Welcome to installment two of our registry for working moms: the best cribs and other sleepgear. What should new moms register for baby gear and more? Which are your favorite pieces of baby gear — and have they changed through the months and years with kids? We’ve already talked about carseats and strollers, and now we’re going to talk about sleeping gear — from cribs to swaddles. As I mentioned last time, I envision the entire series going through these categories (stay tuned!):
- Carseat — necessary from coming home from the hospital!
- Stroller — how many have you tried? How many do you keep? (e.g., big stroller, umbrella stroller, jogging stroller)
- Sleeping gear — crib and bassinet rocker, if necessary
- Clothes — daytime clothes, baby socks
- Babywearing carrier — infant and 15-lb.+
- Baby toys — swings, seats, and other Big Things to register for (Exersaucers, etc)
- Essential books
- Diaper bag
- Nursing clothes
- Breastfeeding pillow
- And one final category: The Biggest Flops (stuff you hated).
Without further ado, here is my own $.02 on baby sleep:
First, a quick note on what NOT to buy: anything for the crib other than a mattress and a fitted sheet. It really amazed me when I was pregnant with Jack that I had read so many things about crib bumpers and crib blankets not being safe — and yet every major company displayed them proudly as part of the nursery decor. Here’s a great Consumer Reports piece about it.
If you’re worried about your cold baby (because there is no blanket), here are some other thoughts:
Swaddles. I’ll admit it: I’m a failure at blanket swaddling. The baby burrito just escapes me! Not only would Jack break free, he invariably wound up sleeping with the blanket on his face, which really freaked me out. We tried a lot of different swaddle products (a pre-made swaddle for you) and really liked SwaddleMe — we kept my second son, Harry, in it almost exclusively until he started rolling over. I also really liked the Aden and Anais Easy Swaddle, but my husband didn’t like it; the Woombie Air was also great for the hotter days and nights before we hacked our thermostat (below). We probably had about 8 SwaddleMes that we rotated for Harry plus a few extras. (Pictured: Harry, 6 days old and napping with a swaddle and our Rock n Play (see below).)
Sleepsacks. When you stop swaddling, you can go for a sleepsack, which is a wearable blanket. We particularly love the Halo Sleepsacks, which come in fleece and jersey — if you want a lighter layer, the muslin Aden and Anais sleepsack is great. You need at least 2 in case of a blowout or other, er, incident. We usually layer them with a onesie or stretchie beneath. Jack slept in his Halo Sleepsacks until he was about 2 (the bigger sizes have feet).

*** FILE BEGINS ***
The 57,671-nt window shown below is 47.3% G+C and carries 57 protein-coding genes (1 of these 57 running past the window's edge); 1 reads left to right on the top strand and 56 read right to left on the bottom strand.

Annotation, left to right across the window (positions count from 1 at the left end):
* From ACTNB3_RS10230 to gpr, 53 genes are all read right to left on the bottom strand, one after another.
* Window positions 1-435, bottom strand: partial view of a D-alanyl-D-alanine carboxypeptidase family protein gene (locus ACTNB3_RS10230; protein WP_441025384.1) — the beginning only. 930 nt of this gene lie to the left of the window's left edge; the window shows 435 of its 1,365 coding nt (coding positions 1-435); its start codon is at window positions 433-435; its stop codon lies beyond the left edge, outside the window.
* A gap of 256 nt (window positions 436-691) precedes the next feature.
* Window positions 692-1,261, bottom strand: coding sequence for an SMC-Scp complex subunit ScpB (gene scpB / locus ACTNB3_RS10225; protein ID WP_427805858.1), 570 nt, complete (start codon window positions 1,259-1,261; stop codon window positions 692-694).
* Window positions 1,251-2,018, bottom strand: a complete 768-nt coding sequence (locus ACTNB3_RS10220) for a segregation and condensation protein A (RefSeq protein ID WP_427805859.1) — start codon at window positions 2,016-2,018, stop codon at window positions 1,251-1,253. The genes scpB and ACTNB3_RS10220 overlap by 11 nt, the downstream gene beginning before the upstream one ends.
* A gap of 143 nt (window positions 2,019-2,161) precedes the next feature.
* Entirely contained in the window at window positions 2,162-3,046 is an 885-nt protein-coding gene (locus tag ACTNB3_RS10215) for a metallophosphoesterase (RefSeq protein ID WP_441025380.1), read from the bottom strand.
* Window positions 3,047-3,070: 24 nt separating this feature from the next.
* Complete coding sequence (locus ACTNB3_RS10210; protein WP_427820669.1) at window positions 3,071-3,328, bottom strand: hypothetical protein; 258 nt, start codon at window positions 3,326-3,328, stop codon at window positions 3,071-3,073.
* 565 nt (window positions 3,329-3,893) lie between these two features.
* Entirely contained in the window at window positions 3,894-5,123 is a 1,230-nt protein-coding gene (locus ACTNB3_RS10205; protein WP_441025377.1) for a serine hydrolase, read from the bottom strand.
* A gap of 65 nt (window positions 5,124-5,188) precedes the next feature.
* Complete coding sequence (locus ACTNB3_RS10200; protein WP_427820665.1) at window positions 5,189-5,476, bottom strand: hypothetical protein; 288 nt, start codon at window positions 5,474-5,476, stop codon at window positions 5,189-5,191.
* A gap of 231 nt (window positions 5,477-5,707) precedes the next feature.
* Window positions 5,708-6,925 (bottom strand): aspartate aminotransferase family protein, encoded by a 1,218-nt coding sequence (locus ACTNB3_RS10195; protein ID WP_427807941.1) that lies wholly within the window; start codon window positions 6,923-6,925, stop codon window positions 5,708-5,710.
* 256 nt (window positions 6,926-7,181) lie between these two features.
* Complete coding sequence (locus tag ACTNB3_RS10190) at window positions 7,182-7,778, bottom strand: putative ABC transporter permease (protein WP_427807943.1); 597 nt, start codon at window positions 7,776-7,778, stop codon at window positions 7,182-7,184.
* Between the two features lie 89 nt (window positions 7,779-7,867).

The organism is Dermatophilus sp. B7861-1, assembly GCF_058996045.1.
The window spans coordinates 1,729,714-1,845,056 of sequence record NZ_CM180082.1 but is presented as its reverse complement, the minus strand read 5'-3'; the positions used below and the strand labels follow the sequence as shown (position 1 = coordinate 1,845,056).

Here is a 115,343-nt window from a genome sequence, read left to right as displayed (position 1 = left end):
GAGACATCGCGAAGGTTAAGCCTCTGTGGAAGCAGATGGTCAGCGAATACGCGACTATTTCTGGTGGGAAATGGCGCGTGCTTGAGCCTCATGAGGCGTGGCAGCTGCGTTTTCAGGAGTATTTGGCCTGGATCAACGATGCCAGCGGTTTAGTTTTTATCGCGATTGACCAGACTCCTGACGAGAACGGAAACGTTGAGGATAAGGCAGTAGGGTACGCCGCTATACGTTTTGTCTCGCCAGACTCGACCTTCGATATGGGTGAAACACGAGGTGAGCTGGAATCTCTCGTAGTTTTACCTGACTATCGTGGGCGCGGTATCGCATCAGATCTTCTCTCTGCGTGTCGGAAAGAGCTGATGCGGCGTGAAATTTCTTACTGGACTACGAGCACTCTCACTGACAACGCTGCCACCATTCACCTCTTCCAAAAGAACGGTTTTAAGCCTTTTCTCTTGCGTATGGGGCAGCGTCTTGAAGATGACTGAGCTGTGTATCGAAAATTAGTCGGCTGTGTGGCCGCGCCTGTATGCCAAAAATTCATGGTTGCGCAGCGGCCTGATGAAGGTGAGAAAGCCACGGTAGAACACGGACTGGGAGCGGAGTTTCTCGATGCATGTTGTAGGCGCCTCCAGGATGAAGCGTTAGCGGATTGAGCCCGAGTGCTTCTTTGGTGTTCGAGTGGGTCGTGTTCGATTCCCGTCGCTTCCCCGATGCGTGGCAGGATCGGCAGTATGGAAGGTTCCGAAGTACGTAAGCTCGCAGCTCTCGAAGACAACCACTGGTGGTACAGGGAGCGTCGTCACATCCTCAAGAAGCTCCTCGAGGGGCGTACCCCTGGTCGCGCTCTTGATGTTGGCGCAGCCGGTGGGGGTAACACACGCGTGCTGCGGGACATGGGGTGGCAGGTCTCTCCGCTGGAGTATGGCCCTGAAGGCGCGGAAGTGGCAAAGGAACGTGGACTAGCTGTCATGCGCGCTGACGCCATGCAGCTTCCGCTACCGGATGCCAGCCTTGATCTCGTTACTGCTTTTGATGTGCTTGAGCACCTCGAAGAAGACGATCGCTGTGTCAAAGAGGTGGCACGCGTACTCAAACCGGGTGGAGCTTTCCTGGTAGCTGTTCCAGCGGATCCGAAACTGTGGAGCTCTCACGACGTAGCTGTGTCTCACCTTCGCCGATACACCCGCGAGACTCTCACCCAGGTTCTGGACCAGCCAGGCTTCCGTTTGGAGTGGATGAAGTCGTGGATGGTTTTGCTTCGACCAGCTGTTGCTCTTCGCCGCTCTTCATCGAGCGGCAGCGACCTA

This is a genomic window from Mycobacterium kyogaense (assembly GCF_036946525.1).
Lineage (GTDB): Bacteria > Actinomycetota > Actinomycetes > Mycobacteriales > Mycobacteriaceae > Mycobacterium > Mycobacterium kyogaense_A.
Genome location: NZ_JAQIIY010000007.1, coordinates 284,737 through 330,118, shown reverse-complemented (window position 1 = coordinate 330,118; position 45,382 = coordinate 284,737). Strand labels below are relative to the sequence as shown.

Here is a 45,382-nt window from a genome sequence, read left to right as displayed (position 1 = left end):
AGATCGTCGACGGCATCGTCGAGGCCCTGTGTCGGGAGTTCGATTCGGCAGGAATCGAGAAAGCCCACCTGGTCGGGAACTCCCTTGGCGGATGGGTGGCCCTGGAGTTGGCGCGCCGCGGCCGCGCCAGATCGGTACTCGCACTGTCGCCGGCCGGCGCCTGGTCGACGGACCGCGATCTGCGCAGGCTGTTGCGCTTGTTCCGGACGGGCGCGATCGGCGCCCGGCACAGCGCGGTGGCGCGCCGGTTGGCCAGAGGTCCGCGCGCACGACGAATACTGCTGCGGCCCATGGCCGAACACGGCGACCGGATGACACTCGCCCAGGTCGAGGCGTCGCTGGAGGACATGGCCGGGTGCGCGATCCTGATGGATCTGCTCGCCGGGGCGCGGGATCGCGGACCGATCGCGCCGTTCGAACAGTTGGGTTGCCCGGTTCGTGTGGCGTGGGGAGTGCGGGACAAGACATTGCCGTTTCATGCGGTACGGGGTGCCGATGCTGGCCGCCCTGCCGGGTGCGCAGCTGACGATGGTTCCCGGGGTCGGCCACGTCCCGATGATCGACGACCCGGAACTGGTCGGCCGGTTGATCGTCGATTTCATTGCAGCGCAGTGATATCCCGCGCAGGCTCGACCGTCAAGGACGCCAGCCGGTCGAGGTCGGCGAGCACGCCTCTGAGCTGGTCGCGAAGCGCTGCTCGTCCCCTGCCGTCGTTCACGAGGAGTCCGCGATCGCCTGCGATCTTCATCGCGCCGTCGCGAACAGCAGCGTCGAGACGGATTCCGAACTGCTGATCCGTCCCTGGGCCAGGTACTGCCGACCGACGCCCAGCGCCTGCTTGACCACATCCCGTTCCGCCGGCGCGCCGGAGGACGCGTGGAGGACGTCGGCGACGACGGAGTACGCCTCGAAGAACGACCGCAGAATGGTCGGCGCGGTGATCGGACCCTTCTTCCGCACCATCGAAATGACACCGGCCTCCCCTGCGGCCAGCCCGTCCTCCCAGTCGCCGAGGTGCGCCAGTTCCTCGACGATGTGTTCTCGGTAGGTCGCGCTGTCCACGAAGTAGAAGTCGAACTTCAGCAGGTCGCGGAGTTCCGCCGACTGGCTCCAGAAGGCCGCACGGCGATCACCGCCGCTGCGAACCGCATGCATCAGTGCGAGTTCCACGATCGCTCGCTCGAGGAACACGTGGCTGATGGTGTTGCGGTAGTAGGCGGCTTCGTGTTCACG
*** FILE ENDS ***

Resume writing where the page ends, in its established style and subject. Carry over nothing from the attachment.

Thermostat. Another thing they suggest to lower your SIDS risk is to keep the infant’s room at an optimal temperature. If you’re living, say, in an apartment where the radiator is either ON and blasting at 95 degrees or OFF, making the room feel like it’s 60 degrees, and you want to get really fancy, you can hack your radiator to include a thermostat — we’ve done this now to two of the three radiators in our apartment. We’ve used this Honeywell Suitepro thermostat (model #TB6575B1000, specifically) and this 20K temperature sensor wall module. (They make various products to monitor the temperature — eggs that glow colors if it’s too hot in the room, for example — but we haven’t had any success with those.) My dad is super helpful at this kind of home maintenance-plus-tech stuff, but here’s a video on it from This Old House that may be helpful (although our radiators look a bit different/more modern(?), with a “low/medium/high” switch at the top).
As far as where the boys actually sleep, we’ve had three main sleep situations for the boys. Note that one of the AAP recommendations for preventing SIDS includes room-sharing with the parents — I’ve always heard until the baby is at least 6 months old. Most parents I know have a smaller bassinet (or for us the PnP or RnP) for the parents’ bedroom during this time period, and use the crib for napping. (Pictured: Jack in his crib, around 10 months old.)
Fisher Price Rock n Play. This will probably be controversial, but if I had to say one thing that was absolutely essential for all first- and second-time moms, this is it. There is a lot of stuff in the Amazon comments about how their kids get a flat head in it — with Harry we noticed that he would turn his head towards our bed every night, so we reversed the direction the RnP pointed every day; I was also pretty vigilant about checking his head daily for flat spots. He slept in it until he started trying to roll over in it, but we kept it around as a regular seat until he was about 7 months old — it was great because he could see his brother, it was easily movable/collapsible, and you could give him a few toys on his lap to play with. (That said: Jack slept in this thing from month 4 through month 7, when we finally moved him to his crib because he was about to outgrow it.) Note that ours is a bit older — the newer models on the market have a vibrating component and are easier to wash, I believe.
Graco Pack n Play. This comes with various attachments, such as the “Newborn Napper.” Jack LOVED the Newborn Napper (pictured in it — note that this is when we thought we shouldn’t swaddle Jack because “Jack hates being swaddled.” I think most babies hate it, at least at first — we persevered with Harry and he slept wonderfully.) I suspect there are cribs that are better for travel, so you may want a lighter weight one if you plan to fly — I’ve always heard good things about the Bjørn travel crib, but haven’t tried it myself. With Harry, however, he’s been sleeping in the PnP at night since he outgrew the RnP.